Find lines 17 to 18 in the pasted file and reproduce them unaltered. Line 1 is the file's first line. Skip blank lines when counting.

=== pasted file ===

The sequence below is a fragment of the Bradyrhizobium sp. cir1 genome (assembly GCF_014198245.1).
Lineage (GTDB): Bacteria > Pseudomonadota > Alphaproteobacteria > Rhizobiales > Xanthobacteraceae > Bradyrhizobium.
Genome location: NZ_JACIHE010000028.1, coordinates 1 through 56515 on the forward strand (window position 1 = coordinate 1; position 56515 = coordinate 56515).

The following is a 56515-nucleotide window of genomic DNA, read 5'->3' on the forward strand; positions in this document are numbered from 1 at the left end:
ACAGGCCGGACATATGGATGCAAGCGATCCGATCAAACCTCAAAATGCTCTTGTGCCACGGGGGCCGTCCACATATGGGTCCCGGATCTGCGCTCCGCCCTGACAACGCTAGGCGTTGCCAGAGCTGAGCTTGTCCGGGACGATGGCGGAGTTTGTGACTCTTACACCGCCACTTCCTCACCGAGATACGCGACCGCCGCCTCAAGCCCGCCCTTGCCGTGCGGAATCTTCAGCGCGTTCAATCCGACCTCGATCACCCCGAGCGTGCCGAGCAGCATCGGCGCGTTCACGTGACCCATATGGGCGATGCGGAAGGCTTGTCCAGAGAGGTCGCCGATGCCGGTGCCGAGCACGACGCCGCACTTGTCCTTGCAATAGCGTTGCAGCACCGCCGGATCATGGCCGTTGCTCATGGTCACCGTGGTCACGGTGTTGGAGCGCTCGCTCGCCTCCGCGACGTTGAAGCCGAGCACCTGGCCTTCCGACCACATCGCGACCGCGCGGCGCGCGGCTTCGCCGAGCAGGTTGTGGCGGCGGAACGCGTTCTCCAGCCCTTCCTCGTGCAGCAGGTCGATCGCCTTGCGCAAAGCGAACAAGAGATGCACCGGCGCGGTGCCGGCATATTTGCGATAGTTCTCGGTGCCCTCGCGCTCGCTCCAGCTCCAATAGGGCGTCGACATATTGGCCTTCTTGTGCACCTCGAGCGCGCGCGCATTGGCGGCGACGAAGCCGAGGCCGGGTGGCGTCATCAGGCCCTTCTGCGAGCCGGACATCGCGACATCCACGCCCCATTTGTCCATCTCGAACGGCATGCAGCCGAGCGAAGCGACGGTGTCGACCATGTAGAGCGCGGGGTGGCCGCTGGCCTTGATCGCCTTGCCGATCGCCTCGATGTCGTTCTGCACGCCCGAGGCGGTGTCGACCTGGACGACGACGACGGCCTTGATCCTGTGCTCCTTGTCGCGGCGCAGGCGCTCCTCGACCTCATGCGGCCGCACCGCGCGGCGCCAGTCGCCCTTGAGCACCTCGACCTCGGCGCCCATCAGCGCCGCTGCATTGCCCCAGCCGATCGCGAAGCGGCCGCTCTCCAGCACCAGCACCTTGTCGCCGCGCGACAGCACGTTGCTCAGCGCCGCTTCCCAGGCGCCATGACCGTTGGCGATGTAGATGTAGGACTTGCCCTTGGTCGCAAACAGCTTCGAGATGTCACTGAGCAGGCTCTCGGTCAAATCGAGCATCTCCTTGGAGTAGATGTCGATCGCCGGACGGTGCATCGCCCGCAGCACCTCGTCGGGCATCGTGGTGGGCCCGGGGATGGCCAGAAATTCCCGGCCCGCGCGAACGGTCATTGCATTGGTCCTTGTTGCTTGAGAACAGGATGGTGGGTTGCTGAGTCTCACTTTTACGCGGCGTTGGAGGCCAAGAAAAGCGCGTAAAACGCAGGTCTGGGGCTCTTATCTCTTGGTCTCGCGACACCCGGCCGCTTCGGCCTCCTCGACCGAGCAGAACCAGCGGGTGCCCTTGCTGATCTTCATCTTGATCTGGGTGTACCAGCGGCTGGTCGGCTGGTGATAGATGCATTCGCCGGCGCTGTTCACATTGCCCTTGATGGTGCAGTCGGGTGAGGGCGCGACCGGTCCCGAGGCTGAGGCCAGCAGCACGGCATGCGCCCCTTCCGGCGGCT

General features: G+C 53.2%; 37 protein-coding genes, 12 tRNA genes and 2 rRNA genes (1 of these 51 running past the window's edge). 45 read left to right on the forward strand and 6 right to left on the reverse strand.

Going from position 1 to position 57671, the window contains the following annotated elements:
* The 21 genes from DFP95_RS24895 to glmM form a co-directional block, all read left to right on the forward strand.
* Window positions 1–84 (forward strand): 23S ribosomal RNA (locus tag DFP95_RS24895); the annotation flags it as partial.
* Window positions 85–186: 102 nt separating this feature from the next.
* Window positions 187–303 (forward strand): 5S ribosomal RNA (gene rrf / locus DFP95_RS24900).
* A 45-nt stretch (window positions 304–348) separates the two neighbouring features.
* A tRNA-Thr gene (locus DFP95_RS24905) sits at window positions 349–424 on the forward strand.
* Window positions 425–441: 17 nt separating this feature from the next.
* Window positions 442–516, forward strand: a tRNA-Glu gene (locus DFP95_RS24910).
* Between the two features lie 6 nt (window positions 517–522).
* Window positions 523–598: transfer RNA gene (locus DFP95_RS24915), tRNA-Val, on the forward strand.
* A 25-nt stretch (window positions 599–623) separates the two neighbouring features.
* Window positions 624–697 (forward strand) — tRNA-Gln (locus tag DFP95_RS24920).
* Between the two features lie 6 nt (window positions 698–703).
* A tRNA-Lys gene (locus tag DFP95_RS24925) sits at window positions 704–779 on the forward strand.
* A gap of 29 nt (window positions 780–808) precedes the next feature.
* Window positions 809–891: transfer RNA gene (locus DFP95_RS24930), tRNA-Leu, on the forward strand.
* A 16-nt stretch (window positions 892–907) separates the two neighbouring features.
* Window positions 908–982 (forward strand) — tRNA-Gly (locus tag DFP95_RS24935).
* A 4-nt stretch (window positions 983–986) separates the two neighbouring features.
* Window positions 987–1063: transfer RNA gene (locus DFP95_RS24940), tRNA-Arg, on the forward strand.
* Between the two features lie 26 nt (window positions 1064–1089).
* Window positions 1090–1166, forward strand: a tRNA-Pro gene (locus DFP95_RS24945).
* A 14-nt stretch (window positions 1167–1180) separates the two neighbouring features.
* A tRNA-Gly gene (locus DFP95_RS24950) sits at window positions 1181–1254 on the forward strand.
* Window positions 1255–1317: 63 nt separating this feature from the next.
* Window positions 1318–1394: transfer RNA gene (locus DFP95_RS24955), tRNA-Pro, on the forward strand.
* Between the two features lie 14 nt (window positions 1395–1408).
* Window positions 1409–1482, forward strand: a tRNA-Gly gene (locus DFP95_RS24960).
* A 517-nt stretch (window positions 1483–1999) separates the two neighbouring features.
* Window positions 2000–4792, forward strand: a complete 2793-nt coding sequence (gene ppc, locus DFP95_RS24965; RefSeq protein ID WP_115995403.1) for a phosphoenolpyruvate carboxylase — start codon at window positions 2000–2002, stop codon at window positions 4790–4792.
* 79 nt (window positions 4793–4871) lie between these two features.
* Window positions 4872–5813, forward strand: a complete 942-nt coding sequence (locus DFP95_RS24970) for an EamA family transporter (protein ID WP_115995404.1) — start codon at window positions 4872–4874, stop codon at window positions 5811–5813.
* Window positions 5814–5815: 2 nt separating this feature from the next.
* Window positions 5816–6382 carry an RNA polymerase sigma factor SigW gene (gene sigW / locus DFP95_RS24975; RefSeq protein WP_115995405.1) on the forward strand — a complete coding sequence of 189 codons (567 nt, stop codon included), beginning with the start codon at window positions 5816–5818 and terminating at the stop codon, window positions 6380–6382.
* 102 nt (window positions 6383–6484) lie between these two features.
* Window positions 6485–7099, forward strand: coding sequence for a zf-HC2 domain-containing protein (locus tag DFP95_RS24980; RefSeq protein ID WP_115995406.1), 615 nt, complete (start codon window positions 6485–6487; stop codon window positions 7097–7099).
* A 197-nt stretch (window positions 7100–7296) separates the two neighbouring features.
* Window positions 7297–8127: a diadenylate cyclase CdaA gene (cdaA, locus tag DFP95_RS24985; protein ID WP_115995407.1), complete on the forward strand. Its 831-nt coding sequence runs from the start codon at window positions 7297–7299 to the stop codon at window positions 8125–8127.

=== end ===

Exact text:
* Window positions 523–598: transfer RNA gene (locus DFP95_RS24915), tRNA-Val, on the forward strand.
* A 25-nt stretch (window positions 599–623) separates the two neighbouring features.